Bank of England governor Mark Carney said he is “quietly confident” about the level of preparation done by banks for Brexit.
“We feel quietly confident in the prep of the banks and financial institutions in the UK,” Carney said at a press conference on Thursday.
Carney made the comments during a Q&A on the Bank’s November interest rate decision and inflation report. The session was dominated with questions about Brexit after the Bank of England warned they may be forced to raise interest rates if there is a disorderly exit from the EU in March.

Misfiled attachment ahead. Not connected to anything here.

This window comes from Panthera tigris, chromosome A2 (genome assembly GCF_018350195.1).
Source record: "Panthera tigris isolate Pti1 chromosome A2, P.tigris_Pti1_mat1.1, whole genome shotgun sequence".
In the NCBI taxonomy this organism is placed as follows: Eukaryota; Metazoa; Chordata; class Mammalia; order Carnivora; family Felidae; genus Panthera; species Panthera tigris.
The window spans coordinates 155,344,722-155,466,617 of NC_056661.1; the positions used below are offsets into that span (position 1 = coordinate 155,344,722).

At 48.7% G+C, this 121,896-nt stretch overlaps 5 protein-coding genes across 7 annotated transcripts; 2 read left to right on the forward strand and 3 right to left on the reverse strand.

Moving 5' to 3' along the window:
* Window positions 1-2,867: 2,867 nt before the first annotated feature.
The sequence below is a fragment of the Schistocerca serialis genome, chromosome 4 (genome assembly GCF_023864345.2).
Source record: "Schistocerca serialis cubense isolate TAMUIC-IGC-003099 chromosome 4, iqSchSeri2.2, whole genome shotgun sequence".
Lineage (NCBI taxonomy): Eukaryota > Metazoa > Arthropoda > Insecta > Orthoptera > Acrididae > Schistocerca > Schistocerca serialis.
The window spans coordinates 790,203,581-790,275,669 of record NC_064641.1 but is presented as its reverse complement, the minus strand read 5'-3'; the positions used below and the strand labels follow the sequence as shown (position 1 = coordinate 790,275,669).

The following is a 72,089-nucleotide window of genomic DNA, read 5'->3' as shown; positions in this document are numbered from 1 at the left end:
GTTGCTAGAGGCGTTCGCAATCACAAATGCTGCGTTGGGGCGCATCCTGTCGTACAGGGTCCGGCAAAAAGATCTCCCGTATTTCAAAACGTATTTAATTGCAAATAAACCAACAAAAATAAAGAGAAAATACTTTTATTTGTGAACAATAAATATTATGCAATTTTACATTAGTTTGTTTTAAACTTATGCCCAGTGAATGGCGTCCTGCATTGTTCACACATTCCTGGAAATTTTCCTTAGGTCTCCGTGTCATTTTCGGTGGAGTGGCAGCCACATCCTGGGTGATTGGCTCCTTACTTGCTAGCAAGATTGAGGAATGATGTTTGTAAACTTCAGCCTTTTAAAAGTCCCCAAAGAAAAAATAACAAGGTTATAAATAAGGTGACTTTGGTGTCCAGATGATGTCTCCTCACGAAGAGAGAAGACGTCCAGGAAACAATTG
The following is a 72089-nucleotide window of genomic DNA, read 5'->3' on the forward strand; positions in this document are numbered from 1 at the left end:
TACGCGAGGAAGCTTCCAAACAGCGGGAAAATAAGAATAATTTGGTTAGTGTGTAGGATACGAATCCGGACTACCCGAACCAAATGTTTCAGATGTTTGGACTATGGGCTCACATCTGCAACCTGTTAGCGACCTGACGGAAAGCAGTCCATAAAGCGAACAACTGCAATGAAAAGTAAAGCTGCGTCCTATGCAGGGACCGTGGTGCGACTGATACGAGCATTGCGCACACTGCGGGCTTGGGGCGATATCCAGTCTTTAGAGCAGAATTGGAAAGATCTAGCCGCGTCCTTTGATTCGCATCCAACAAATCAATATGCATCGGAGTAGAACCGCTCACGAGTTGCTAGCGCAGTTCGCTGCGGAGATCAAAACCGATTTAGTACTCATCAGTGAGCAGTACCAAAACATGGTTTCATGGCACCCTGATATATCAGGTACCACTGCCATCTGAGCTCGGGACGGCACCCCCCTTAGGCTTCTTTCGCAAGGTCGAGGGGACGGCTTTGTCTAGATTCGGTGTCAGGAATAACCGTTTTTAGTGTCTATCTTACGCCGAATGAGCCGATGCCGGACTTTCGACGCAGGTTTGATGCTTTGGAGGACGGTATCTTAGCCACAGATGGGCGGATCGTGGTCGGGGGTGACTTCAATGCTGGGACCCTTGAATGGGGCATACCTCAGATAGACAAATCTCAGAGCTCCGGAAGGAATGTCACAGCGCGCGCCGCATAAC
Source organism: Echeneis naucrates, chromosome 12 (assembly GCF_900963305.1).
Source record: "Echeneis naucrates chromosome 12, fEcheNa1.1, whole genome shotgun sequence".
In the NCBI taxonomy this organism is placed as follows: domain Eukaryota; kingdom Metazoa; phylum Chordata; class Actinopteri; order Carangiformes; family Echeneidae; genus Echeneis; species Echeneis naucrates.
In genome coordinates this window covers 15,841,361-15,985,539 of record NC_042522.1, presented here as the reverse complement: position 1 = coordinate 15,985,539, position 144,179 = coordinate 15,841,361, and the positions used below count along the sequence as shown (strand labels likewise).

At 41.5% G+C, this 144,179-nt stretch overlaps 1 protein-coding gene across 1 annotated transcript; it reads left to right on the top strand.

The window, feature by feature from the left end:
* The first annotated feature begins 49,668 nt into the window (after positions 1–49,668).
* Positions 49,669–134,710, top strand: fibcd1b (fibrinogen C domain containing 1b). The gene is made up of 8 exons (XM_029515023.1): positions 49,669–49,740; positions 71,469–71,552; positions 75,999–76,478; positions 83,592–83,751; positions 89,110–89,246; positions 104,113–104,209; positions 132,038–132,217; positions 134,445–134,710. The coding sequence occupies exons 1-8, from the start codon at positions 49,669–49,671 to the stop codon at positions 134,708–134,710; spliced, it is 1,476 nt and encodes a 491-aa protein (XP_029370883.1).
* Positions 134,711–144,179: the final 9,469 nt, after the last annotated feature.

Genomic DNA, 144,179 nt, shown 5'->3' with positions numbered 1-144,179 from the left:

Carney stressed that this scenario is unlikely and the financial system is in good shape to deal with Brexit.
“They have adequate capital, they have more than adequate liquidity, they have contingency plans,” he said. “The outstanding issues largely relate to cross-border issues.”
Earlier on Thursday there were reports that the government is close to agreeing a deal with the EU on financial services. Carney declined to comment on this when asked.
He said the Bank will give more details on the banking sector’s level of preparedness at the end of the month when results from the latest stress tests are published.
“People, whether they’re going for a mortgage next month or next year, the banks will still be there,” Carney said.
The Bank left the headline interest rate unchanged at 0.75% on Thursday. It also kept its quantitative easing programme steady at £435 bn.